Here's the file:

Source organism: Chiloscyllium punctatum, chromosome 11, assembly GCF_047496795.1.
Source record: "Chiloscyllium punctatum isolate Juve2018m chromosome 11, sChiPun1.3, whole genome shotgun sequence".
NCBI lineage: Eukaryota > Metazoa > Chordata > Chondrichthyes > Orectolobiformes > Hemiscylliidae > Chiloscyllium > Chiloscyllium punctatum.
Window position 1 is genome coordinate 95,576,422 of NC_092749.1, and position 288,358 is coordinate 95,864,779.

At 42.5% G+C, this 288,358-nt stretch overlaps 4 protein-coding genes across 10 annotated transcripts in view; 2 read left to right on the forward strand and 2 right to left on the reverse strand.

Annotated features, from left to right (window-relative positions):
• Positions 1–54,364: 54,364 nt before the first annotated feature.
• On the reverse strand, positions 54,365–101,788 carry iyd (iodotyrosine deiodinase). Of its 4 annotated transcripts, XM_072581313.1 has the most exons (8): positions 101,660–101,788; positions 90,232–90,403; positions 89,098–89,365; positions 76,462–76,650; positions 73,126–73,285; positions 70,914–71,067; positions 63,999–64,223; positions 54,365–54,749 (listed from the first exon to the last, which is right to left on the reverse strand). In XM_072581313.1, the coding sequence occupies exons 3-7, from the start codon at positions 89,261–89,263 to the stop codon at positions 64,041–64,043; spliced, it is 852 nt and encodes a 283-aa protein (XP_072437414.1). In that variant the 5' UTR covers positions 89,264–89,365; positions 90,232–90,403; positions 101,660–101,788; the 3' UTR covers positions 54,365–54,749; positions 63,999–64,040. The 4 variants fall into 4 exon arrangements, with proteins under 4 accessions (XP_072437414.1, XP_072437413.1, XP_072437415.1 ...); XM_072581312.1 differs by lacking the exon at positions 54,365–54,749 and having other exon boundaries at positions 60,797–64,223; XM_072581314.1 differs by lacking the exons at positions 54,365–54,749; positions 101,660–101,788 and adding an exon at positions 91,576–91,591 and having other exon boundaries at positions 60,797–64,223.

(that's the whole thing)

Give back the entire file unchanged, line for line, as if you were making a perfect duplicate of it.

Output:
Source organism: Chiloscyllium punctatum, chromosome 11, assembly GCF_047496795.1.
Source record: "Chiloscyllium punctatum isolate Juve2018m chromosome 11, sChiPun1.3, whole genome shotgun sequence".
NCBI lineage: Eukaryota > Metazoa > Chordata > Chondrichthyes > Orectolobiformes > Hemiscylliidae > Chiloscyllium > Chiloscyllium punctatum.
Window position 1 is genome coordinate 95,576,422 of NC_092749.1, and position 288,358 is coordinate 95,864,779.

At 42.5% G+C, this 288,358-nt stretch overlaps 4 protein-coding genes across 10 annotated transcripts in view; 2 read left to right on the forward strand and 2 right to left on the reverse strand.

Annotated features, from left to right (window-relative positions):
• Positions 1–54,364: 54,364 nt before the first annotated feature.
• On the reverse strand, positions 54,365–101,788 carry iyd (iodotyrosine deiodinase). Of its 4 annotated transcripts, XM_072581313.1 has the most exons (8): positions 101,660–101,788; positions 90,232–90,403; positions 89,098–89,365; positions 76,462–76,650; positions 73,126–73,285; positions 70,914–71,067; positions 63,999–64,223; positions 54,365–54,749 (listed from the first exon to the last, which is right to left on the reverse strand). In XM_072581313.1, the coding sequence occupies exons 3-7, from the start codon at positions 89,261–89,263 to the stop codon at positions 64,041–64,043; spliced, it is 852 nt and encodes a 283-aa protein (XP_072437414.1). In that variant the 5' UTR covers positions 89,264–89,365; positions 90,232–90,403; positions 101,660–101,788; the 3' UTR covers positions 54,365–54,749; positions 63,999–64,040. The 4 variants fall into 4 exon arrangements, with proteins under 4 accessions (XP_072437414.1, XP_072437413.1, XP_072437415.1 ...); XM_072581312.1 differs by lacking the exon at positions 54,365–54,749 and having other exon boundaries at positions 60,797–64,223; XM_072581314.1 differs by lacking the exons at positions 54,365–54,749; positions 101,660–101,788 and adding an exon at positions 91,576–91,591 and having other exon boundaries at positions 60,797–64,223.